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Archive for April, 2007

Technorati cloud for your tags

Technorati has released a widget that displays of the top tags used on a particular blog. Here it is for this blog:

View blog top tags for this blog

And here’s one for my other blog, JohoTheBlog:

View blog top tags for Joho

(Disclosure: I’m on Technorati’s board of advisors.)

Readable Laws: The Wiki

Matthew Burton has developed a site — — as a thesis (under the estimable Prof. Jay Rosen) where we can translate legislation into understandable English and discuss its implications. The first bills posted include one to broaden Fair Use, one that criminalizes hiding information about video games to skirt the ratings, and an expansion of Internet monitoring to prevent child pornography.

I can see the implications pages getting bogged down because the site has no built-in way of handling disagreements, but the translation-into-understandability pages look like a great idea. (And maybe the implications pages will work out, too.)

This is all part of Jay’s NewAssignment.Net project. [Tags: ]

Meta-meta JibberJobber

Ok, so maybe a little blogging today…live from Union Station in DC.

Tristant Louis points to JibberJobber, a site that aggregates personal info from all those other personal info sites you’ve logged onto, liked LinkedIn and Plaxo. It’s all part of the continuous meta-oneupmanship we’re seeing as we pull together the info we’re dispersing like Johnny Appleseeds with holes in our seed bags. [Tags: ]

Supermarket 2.0 the Video

This video is very funny, if you’re the type of Web 2.0 geek who finds “Quakr Oars” funny. (Thanks to BoingBoing.) [Tags: ]

Harvard Libaries Social Tagging Forum video is up

Harvard University Libraries held a workshop on social tagging and other such technologies last week. I blogged it here. Now the videos are up. Part I Part II. (I spoke in part I.) [Tags: ]

Research confirms…

A study by Communispace (which, as an online community developer has a horse in the race) says that while big communities necessarily have lots of “eyeballs,”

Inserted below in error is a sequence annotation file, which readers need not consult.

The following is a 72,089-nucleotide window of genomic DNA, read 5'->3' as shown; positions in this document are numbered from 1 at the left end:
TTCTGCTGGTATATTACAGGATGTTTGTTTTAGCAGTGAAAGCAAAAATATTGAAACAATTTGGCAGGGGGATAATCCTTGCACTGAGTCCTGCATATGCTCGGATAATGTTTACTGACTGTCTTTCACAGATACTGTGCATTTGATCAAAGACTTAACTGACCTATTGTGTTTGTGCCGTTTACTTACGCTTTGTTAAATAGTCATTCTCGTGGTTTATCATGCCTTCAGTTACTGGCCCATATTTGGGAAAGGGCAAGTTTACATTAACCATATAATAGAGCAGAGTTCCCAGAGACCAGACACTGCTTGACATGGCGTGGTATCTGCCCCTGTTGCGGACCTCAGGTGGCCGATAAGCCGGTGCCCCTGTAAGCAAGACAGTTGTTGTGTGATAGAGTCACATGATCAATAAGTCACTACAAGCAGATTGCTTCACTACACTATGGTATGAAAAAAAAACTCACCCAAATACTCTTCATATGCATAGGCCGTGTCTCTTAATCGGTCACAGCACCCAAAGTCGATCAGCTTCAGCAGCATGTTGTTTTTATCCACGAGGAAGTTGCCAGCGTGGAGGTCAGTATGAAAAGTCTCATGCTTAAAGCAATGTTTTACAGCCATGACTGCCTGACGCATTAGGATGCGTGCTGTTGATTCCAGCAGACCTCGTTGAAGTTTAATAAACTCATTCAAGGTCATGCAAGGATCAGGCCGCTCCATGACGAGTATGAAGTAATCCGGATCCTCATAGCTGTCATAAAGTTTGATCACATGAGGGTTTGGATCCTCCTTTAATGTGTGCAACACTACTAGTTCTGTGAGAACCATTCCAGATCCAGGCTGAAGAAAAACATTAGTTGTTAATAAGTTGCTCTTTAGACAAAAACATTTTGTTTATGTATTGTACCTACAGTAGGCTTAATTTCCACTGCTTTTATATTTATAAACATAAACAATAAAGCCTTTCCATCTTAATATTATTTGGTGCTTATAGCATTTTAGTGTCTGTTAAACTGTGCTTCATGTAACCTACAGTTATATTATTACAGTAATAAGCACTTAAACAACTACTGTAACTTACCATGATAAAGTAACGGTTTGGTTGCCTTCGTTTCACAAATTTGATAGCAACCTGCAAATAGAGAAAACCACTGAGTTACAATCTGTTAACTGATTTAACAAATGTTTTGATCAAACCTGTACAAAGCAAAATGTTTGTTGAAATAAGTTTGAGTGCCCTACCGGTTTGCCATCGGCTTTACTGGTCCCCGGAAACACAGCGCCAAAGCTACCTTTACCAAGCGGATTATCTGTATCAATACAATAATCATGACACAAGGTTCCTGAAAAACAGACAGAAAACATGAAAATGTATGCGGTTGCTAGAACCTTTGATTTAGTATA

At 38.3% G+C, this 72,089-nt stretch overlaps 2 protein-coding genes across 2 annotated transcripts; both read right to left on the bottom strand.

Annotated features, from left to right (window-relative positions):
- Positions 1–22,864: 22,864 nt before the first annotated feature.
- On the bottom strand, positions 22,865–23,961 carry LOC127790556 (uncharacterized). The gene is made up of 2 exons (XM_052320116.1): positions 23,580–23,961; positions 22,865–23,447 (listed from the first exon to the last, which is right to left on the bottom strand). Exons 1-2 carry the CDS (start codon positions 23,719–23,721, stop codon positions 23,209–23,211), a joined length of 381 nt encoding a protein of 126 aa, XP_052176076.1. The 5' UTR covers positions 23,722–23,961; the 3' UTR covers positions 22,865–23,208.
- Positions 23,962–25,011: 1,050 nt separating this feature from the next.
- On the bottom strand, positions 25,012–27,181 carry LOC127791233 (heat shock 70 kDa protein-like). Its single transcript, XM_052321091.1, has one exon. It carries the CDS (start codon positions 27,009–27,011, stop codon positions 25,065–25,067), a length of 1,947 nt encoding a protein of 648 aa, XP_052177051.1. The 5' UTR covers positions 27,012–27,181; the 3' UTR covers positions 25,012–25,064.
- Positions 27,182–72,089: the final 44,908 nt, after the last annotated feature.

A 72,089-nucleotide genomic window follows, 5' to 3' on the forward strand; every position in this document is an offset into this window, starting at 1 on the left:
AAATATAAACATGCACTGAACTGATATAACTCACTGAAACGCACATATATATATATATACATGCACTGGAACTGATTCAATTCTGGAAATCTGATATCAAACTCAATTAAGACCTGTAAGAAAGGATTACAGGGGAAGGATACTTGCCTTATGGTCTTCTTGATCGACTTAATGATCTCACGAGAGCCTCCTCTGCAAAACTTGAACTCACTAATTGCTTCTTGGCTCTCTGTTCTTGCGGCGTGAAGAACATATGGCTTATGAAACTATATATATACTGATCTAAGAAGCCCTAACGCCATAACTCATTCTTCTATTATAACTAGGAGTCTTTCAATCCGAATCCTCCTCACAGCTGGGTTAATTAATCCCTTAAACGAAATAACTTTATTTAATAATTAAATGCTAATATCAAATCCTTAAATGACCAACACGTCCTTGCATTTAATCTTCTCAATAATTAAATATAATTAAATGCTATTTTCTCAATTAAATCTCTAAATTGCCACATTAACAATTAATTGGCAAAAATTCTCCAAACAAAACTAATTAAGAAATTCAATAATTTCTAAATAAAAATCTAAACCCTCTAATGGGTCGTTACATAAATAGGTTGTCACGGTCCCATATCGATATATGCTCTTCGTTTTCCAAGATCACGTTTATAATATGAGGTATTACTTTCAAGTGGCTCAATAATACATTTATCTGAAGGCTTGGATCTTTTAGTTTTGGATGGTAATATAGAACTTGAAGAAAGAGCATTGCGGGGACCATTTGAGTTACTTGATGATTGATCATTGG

Results indicate that 86% of the people who log on to private, facilitated communities with 300 to 500 members made contributions: they posted comments, initiated dialogues, participated in chats, brainstormed ideas, shared photos, and more. Only 14% merely logged in to observe, or “lurk.”

By contrast, on public social networking Web sites, blogs, and message boards, this ratio is typically reversed, as the vast majority of site visitors do not contribute. In a typical online forum, for example, just 1% of site visitors contribute, and the other 99% lurk.

The long tail lives!

A different study by Melcrum says that 55% of corporations already have blogs or are planning to within the next 12 months, and 63% plan to be distributing videos on the likes of YouTube. 73% have no plans to use SecondLife. 70% have no guidelines or policies for blogs and other social media, and only 26% were “sure how to monitor what was being said about” them.

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Hardened copy

I just received my first copy of the final, real, tangible edition of Everything is Miscellaneous. The book goes on sale May 1.

The book is sitting on our dining room table like a mousetrap I’m afraid to check. I’m squeamish. No one likes to see a dead mouse. I dread reading it because all that it can contain for me are errors, infelicities and missed opportunities. The paper has absorbed the ink. It is irrevocable. My sentence has been pronounced.

But I’m going to have to read it because I no longer remember exactly what’s in it and what I cut. I couldn’t even at the drop of a hat summarize the book’s argument, at least not without some throat clearing and stumbles. And it is an argument that develops over the course of chapters, which may be a problem for reviewers who expect a business book that blurts out its idea early on. But Times Books has been great about dropping hats all over, so I’m going to have to be able to recount the argument in a couple of pithy sentences…and then, if all goes well, repeat those sentences in lots of venues.

I think it’s a good book. At least, when I finished it, I thought I’d done pretty much what I had wanted to do. So, don’t take the fact that I’ve hidden the printed copy under a pile of junk mail as a judgment of the book itself. Rather, it’s the done-ness that scares the bejeebus out of me. It was much less scary when it was still possible.

everything is miscellaneous cover
This scan doesn’t do the cover justice
The blue is metallic and the little circles are really
just shiny, shellacked bits. The cover, as they say, pops.

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